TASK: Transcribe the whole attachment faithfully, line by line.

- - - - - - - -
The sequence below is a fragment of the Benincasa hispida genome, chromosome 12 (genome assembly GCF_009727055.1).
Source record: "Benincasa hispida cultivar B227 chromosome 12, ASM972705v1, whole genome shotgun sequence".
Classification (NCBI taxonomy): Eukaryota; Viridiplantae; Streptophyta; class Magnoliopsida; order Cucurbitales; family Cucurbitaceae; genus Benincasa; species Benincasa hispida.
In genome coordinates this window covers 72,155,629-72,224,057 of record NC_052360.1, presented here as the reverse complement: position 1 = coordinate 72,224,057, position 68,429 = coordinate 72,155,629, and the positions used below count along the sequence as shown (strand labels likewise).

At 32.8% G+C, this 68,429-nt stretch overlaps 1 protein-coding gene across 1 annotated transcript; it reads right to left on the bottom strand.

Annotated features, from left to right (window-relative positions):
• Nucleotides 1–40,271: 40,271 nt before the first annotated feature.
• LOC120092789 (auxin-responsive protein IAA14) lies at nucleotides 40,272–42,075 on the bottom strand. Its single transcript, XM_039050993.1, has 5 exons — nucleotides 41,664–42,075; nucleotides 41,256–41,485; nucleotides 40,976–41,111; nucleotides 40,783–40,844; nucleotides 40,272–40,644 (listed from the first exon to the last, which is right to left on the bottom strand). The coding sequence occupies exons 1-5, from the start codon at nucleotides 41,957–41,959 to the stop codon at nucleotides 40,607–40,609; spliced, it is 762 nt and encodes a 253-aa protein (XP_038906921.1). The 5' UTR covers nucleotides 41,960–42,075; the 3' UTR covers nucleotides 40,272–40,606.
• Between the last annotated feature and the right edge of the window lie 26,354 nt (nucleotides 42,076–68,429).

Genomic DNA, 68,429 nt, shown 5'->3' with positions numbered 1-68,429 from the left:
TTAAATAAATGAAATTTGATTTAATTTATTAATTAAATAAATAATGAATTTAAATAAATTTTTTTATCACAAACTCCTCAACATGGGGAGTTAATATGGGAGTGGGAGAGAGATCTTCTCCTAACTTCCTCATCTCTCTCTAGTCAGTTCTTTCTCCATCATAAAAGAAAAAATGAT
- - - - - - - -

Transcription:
The sequence below is a fragment of the Benincasa hispida genome, chromosome 12 (genome assembly GCF_009727055.1).
Source record: "Benincasa hispida cultivar B227 chromosome 12, ASM972705v1, whole genome shotgun sequence".
Classification (NCBI taxonomy): Eukaryota; Viridiplantae; Streptophyta; class Magnoliopsida; order Cucurbitales; family Cucurbitaceae; genus Benincasa; species Benincasa hispida.
In genome coordinates this window covers 72,155,629-72,224,057 of record NC_052360.1, presented here as the reverse complement: position 1 = coordinate 72,224,057, position 68,429 = coordinate 72,155,629, and the positions used below count along the sequence as shown (strand labels likewise).

At 32.8% G+C, this 68,429-nt stretch overlaps 1 protein-coding gene across 1 annotated transcript; it reads right to left on the bottom strand.

Annotated features, from left to right (window-relative positions):
• Nucleotides 1–40,271: 40,271 nt before the first annotated feature.
• LOC120092789 (auxin-responsive protein IAA14) lies at nucleotides 40,272–42,075 on the bottom strand. Its single transcript, XM_039050993.1, has 5 exons — nucleotides 41,664–42,075; nucleotides 41,256–41,485; nucleotides 40,976–41,111; nucleotides 40,783–40,844; nucleotides 40,272–40,644 (listed from the first exon to the last, which is right to left on the bottom strand). The coding sequence occupies exons 1-5, from the start codon at nucleotides 41,957–41,959 to the stop codon at nucleotides 40,607–40,609; spliced, it is 762 nt and encodes a 253-aa protein (XP_038906921.1). The 5' UTR covers nucleotides 41,960–42,075; the 3' UTR covers nucleotides 40,272–40,606.
• Between the last annotated feature and the right edge of the window lie 26,354 nt (nucleotides 42,076–68,429).

Genomic DNA, 68,429 nt, shown 5'->3' with positions numbered 1-68,429 from the left:
TTAAATAAATGAAATTTGATTTAATTTATTAATTAAATAAATAATGAATTTAAATAAATTTTTTTATCACAAACTCCTCAACATGGGGAGTTAATATGGGAGTGGGAGAGAGATCTTCTCCTAACTTCCTCATCTCTCTCTAGTCAGTTCTTTCTCCATCATAAAAGAAAAAATGAT